New research results showed that tiny amount of radioactive sulfur leaked from the Fukushima nuclear meltdown in March reached California within days, but researchers now say that the amount was not dangerous to health.
Atmospheric chemists at the University of California, San Diego, said they observed the highest levels ever detected of radioactive sulfur in the atmosphere and is believed to have traveled by wind across the Pacific Ocean from the Fukushima Daiichi nuclear plant, according to a study published in online edition of the Proceedings of the National Academy of Sciences.
The amount of radioactive sulfur that arrived on the wind in California between March 22 and April 1 was tiny, and in fact "almost nothing," said study co-author Mark Thiemens, a professor of chemistry at the University of California, San Diego.
"It took me three years to figure out the chemistry, to be able to measure things that low," he said.
The California chemists were able to get their estimate based on air sampling. Thiemens and his team were measuring the levels of sulfur-35 as part of climate research they were doing, and collected the readings between March 22 and April 1.
Researchers observed the highest levels ever detected of radioactive sulfur in the atmosphere. Their readings indicated that there were 1,500 atoms of sulfur-35 per square meter in the air in La Jolla, Calif., which was an increase above normal levels.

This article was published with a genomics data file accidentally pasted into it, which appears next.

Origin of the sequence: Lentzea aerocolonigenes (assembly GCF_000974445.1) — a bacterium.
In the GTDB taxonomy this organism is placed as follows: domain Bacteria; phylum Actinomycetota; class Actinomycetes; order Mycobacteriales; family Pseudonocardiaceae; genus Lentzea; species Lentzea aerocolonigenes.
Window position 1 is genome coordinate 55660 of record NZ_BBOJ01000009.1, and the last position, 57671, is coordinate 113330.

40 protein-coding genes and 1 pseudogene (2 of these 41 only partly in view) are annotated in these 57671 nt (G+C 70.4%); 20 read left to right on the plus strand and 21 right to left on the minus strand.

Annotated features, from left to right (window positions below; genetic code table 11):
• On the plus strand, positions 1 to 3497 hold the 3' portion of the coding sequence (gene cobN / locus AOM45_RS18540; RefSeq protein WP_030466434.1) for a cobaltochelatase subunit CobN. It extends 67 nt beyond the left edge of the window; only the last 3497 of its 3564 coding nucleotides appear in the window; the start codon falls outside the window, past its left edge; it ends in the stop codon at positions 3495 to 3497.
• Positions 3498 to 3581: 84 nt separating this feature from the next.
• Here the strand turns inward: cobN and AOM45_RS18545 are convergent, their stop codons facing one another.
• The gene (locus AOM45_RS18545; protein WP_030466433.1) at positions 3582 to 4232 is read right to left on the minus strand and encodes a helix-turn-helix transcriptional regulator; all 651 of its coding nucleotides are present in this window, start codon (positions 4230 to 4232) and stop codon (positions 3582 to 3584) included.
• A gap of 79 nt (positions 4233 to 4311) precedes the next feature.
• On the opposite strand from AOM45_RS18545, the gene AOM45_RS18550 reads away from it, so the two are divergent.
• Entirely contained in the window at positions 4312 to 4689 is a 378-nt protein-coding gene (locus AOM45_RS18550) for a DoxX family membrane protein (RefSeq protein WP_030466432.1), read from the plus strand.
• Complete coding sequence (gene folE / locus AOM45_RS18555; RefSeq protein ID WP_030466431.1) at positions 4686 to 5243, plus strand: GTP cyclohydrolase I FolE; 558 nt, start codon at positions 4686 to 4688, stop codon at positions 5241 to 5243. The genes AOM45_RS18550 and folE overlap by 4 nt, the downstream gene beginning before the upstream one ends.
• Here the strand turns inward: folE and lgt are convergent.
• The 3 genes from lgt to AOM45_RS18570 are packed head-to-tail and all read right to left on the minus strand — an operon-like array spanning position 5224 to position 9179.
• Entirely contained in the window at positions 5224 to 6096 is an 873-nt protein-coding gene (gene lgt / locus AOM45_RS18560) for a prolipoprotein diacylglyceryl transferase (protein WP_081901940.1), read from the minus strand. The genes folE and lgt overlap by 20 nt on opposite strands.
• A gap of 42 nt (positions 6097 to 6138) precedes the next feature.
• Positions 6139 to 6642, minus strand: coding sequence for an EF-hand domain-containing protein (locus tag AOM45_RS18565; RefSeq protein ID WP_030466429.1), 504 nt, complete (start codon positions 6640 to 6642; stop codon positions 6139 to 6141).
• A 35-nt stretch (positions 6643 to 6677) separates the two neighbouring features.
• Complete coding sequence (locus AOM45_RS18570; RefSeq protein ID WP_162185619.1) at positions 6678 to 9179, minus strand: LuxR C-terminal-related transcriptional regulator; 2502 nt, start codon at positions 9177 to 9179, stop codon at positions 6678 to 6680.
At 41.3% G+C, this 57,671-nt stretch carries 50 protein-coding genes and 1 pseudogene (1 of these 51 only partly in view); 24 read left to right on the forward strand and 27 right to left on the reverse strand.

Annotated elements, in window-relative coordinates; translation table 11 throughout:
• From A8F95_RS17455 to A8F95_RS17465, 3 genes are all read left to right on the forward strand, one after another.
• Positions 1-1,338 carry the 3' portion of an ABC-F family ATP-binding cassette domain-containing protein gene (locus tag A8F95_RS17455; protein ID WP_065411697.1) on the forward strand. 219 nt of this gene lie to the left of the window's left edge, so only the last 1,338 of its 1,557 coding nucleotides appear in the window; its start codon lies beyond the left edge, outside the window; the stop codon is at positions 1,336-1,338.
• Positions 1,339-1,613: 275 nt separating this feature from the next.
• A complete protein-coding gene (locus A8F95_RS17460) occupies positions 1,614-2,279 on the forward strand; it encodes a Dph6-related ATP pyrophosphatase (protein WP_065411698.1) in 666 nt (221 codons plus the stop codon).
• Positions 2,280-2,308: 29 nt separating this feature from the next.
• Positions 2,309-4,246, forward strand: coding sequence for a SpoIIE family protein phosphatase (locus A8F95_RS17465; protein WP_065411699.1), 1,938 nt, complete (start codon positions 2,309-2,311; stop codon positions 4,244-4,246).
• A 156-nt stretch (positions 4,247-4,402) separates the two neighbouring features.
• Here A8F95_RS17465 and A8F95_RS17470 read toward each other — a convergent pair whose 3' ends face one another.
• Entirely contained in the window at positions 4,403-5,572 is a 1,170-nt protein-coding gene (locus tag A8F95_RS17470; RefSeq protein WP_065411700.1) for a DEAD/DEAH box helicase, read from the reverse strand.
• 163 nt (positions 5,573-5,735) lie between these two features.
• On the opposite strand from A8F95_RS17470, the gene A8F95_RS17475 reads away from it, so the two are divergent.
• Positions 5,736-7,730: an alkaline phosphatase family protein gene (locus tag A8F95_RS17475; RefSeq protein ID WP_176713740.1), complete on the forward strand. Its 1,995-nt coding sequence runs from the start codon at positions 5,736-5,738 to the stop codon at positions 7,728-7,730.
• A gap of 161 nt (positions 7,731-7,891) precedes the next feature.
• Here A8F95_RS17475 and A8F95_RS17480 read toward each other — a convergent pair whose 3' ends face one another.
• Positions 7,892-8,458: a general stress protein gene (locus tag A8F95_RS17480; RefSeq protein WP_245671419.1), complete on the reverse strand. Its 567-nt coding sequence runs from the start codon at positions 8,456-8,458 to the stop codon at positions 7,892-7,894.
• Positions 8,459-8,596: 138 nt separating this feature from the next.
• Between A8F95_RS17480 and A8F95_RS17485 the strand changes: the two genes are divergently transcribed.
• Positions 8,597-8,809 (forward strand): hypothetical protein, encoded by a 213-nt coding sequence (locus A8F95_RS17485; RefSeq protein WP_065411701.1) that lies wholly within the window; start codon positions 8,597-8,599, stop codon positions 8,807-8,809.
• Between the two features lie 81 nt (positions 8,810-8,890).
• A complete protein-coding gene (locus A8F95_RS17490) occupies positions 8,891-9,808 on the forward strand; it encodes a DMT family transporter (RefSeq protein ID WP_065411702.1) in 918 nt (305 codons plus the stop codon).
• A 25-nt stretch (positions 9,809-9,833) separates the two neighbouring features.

The incident fascinated scientists because while reactors don't make sulfur, the radioactive isotopes of sulfur were found to be originated from the reactors of the damaged Fukushima Daiichi nuclear plant.
As the reactors in Fukushima started to heat up, sea water was used in order to cool down the reactors. At that point of time, the operators of the plant didn't have any other choice but to use sea water.
As a result, some of the chlorine atoms in the sea water captured neutrons from the reactor and produced radioactive sulfur called sulfur 35, which is usually generated by cosmic rays striking argon atoms in the atmosphere. The sulfur then escaped the reactor in both gas and aerosol form, traveling across the ocean by strong westerly winds.
A few weeks after the Fukushima Daiichi nuclear plant was damaged in the March 11 tsunami, low amounts of radioactive iodine were detected in milk samples in different cities around the U.S., including in California, Colorado, Connecticut and Massachusetts.
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